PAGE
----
In Baton Rouge, Louisiana the process of oyster reef restoration is extremely important. Oyster reef restoration is the process of restoring and rebuilding oyster reefs. Due to environmental change and factors such as water pollution, over harvesting, and harmful fishing techniques the global population of oysters has been on the decline. In coastal areas such as Baton Rouge, oyster farming is an important part of daily life and industry.
During the first stages of an oyster’s life cycle, the oyster attaches to a hard surface area such as prop roots, natural rocks, and dock pilings. Often a large number of oysters will join together on these hard surfaces to form an oyster reef, also known as an oyster bed or oyster mat. Once the oysters are attached and grounded to a hard surface they will remain there for the rest of their lives.
A majority of known oyster species have greatly declined within the last century and it is estimated that more than 85% of oyster reefs have disappeared. Oysters have the most threatened marine habitat in the world, and because of this many oyster restoration projects have been put into place all throughout the US to help revitalize and restore their populations. These oyster restoration projects work to develop a long-term strategy of sustained productivity for oyster reefs and to restore the role they play in nearby reef habitats.
When it comes to restoring the oyster reefs the first step is to determine a location for potential and future reefs. The location is determined by surveys that measure the waters quality and salinity levels, previous oyster reefs, tidal range, oxygen concentration, algae concentration, prevalence of predators, prevalence of diseases, and how secure the location is. Once they find the perfect location the next step is to introduce used oyster and clam shells and return them to the water.
Galveston Bay Foundation
When it comes to collecting these used oyster and clam shells, there are a few organizations in the Gulf who have gone all-in on the process and deserve to be recognized. The Galveston Bay Foundation is one of those wonderful organizations. The Galveston Bay Foundation is a non-profit organization striving to ensure that the Galveston bay remains a beautiful and productive place for generations to come. GBF is comprised of many different advocacy programs, conservation programs, education programs, or research programs.
Oyster reefs are a vital aspect in maintaining the ecosystem surrounding the Galveston Bay. The reefs provide an ideal habitat for bottom-dwelling fish which in turn attract the larger game fish. The oysters also act as a natural filtration system by filtering silts and other contaminates from the water. The larger the oyster population in a specific location, the healthier the water will be because a single oyster can filter up to 50 gallons of water per day which improves the water quality and clarity.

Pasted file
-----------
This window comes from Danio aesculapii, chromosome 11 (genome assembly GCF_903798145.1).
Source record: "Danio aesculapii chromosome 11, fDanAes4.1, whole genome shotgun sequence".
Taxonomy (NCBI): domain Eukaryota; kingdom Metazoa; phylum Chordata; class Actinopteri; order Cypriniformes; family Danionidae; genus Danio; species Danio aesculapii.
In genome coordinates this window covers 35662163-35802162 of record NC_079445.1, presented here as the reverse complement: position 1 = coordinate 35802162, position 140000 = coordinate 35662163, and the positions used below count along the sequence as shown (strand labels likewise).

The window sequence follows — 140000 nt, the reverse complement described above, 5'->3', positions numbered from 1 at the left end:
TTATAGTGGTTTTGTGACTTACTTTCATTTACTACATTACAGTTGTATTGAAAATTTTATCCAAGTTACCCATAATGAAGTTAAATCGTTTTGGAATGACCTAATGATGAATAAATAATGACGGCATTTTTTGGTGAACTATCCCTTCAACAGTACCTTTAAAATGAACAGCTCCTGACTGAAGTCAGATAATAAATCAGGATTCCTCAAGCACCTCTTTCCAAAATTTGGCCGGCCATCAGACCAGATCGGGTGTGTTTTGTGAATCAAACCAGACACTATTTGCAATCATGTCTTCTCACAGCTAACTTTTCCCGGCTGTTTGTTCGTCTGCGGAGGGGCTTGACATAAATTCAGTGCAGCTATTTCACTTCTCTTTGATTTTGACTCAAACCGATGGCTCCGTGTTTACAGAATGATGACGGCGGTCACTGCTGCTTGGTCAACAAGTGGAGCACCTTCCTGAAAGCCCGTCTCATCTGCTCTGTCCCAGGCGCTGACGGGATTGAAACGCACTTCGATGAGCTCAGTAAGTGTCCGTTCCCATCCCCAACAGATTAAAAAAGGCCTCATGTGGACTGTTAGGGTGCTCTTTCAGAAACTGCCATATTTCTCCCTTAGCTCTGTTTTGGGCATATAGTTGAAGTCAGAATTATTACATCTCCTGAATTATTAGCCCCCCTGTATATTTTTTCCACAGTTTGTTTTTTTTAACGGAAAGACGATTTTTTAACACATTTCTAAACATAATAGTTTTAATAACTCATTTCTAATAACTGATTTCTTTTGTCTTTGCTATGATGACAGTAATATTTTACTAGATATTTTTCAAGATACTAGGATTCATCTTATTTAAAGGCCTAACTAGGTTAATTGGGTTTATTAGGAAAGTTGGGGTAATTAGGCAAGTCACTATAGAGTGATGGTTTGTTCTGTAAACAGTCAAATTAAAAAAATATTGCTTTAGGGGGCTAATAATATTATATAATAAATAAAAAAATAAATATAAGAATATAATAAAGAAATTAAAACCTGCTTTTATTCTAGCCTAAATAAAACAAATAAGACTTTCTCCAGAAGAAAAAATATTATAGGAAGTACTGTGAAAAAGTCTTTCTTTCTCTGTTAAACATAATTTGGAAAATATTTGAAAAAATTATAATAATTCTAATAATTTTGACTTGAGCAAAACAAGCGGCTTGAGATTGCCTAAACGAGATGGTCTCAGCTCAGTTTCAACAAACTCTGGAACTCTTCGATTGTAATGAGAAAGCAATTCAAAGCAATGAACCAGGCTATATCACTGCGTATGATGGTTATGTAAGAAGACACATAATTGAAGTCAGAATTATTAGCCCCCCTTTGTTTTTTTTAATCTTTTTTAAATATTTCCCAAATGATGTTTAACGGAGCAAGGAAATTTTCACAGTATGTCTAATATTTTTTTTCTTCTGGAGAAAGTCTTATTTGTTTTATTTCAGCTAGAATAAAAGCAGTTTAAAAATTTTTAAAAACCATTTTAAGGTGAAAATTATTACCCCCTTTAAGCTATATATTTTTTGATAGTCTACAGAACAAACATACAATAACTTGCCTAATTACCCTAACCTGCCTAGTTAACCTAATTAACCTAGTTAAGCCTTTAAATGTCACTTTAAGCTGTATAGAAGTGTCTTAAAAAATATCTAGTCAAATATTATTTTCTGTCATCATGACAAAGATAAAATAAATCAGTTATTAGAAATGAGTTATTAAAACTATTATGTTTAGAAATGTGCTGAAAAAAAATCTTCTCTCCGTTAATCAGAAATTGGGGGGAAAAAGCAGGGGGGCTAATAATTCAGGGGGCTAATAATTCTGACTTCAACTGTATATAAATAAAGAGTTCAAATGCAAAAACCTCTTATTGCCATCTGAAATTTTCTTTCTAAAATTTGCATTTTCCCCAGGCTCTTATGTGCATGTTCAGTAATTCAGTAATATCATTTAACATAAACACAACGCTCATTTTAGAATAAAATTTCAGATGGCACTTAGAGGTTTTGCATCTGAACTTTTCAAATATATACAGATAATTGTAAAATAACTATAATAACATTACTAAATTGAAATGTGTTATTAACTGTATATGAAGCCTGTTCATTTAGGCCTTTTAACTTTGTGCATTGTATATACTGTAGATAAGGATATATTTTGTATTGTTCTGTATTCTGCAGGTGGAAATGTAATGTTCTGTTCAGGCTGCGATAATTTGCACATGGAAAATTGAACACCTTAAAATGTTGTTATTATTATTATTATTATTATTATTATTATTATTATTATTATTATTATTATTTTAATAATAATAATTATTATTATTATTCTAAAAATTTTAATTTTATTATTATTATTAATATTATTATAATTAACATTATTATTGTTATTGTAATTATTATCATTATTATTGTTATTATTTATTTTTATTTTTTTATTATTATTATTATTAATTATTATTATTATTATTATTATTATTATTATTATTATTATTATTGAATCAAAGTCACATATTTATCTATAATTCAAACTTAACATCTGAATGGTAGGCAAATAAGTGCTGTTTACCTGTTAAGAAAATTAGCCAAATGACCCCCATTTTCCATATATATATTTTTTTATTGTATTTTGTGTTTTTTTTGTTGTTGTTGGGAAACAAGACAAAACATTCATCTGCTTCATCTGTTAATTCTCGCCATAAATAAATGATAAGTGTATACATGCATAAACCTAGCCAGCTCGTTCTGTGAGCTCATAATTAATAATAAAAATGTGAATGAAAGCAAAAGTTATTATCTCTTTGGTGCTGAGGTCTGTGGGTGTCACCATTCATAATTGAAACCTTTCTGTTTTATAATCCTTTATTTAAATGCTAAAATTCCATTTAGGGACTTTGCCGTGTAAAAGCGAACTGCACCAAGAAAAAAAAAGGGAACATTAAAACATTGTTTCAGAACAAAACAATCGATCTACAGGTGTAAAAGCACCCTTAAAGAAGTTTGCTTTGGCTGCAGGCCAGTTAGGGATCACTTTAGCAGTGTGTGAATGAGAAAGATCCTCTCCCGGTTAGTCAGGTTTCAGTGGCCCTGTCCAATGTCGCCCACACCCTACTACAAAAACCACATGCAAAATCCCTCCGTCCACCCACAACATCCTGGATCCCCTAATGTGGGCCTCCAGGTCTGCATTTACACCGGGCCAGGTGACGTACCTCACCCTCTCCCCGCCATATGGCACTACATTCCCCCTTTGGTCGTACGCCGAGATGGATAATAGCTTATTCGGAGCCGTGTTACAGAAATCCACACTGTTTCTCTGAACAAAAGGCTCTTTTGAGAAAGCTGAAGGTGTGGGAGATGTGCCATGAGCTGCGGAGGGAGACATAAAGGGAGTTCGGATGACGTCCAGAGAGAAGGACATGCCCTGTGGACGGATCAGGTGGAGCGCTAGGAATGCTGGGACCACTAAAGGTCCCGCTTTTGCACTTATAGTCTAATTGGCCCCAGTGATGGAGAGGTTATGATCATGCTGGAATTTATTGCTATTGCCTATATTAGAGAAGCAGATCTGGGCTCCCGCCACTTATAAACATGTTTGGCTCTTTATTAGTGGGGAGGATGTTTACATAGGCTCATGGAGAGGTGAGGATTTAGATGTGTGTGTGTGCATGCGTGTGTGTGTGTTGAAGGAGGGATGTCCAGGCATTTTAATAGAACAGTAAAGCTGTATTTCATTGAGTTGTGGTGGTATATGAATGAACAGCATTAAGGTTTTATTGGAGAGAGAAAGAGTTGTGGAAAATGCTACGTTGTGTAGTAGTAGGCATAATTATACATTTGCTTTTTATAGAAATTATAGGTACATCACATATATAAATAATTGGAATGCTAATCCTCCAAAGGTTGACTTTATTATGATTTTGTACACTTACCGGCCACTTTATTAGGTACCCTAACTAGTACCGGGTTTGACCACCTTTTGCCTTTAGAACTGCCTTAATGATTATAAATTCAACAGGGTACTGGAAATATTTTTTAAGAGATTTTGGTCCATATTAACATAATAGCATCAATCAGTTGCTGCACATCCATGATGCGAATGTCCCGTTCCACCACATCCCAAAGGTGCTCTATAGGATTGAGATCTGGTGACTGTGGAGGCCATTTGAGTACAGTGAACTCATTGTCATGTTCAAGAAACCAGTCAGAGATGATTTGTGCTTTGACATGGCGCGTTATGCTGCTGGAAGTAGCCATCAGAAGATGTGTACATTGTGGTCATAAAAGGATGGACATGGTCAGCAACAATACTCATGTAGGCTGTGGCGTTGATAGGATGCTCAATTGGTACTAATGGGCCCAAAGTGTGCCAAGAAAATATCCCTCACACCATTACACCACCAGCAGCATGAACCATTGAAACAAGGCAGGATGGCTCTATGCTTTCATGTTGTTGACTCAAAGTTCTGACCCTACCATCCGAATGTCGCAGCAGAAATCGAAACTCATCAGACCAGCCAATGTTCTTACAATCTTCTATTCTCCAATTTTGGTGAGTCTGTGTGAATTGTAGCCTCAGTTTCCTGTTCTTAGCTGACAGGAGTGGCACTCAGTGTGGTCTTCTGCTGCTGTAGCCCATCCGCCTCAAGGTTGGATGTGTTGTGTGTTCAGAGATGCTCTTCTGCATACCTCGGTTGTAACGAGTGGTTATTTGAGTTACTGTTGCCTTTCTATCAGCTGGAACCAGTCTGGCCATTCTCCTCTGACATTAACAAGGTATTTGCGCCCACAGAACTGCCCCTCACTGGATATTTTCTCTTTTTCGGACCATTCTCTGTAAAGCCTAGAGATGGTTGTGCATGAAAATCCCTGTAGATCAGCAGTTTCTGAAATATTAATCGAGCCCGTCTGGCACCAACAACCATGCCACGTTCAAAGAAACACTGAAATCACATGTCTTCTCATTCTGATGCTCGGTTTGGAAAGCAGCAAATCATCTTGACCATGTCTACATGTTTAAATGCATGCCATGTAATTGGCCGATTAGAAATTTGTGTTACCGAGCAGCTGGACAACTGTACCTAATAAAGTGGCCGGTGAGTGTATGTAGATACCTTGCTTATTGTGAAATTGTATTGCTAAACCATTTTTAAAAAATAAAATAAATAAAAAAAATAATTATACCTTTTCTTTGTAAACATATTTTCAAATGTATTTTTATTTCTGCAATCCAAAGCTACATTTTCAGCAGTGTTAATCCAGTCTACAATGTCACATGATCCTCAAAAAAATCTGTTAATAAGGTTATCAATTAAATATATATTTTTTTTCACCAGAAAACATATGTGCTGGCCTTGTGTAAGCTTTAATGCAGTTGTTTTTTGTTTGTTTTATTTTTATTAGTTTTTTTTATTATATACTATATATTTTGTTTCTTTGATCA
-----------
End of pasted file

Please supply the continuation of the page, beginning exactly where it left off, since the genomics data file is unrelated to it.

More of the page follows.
In 2011, the Galveston Bay Foundation partnered with Tommy’s Restaurant and Oyster Bar to begin recycling the used oyster shells in order to rebuild oyster reefs in Galveston Bay. This program promotes sustainable, native oyster populations that clean filter the water in the bay and provide a habitat for the local fish. Since the program first launched, they have reclaimed over 250 tons of oyster shell from Tommy’s Restaurant and 7 other local restaurants. If it weren’t for this program those oyster shells would have gone to a nearby landfill.
Lake Pontchartrain Basin Foundation
Another organization dedicated to preserving the water quality near Baton Rouge is the Lake Pontchartrain Basin Foundation. LPBF is a non-profit organization working in partnership with people from all throughout the community to reclaim the basin for future generations. Through their restoration activities, advocacy, education, applied scientific research, and citizen action, they have been able to protect the basin and all it does for the community.
Chef John Folse Culinary Institute
The Chef John Folse Culinary Institute in Thibodaux, LA is another great organization making an effort to recycle oyster shells. The students at the institute are learning how to preserve the used oyster shells so they can be recycled and used to repopulate the oyster reefs in the area. Approximately one-third of the nation’s oysters come from Louisiana, but an estimated 60 percent of the oyster shells harvested from the state’s coastal waters are never returned. The institute is hoping that through their projects, they will be able to return oyster shells back to their home and rebuild the local oyster reefs.
Not only in Baton Rouge but in other communities along the coast of Louisiana, oyster reefs are extremely important in the quality and clarity of the water. Through the efforts of the Galveston Bay Foundation, the Lake Pontchartrain Basin Foundation, and the Chef John Folse Culinary Institute, the oyster reefs in the greater Baton Rouge area should soon be restored to their maximum potential.
Here at Budget Dumpster we are in the waste removal industry and we love to promote businesses and organizations committed to sustainable waste removal such as this foundations. If there is a business or organization you think we should have mentioned, feel free to leave us a comment and we will look into it.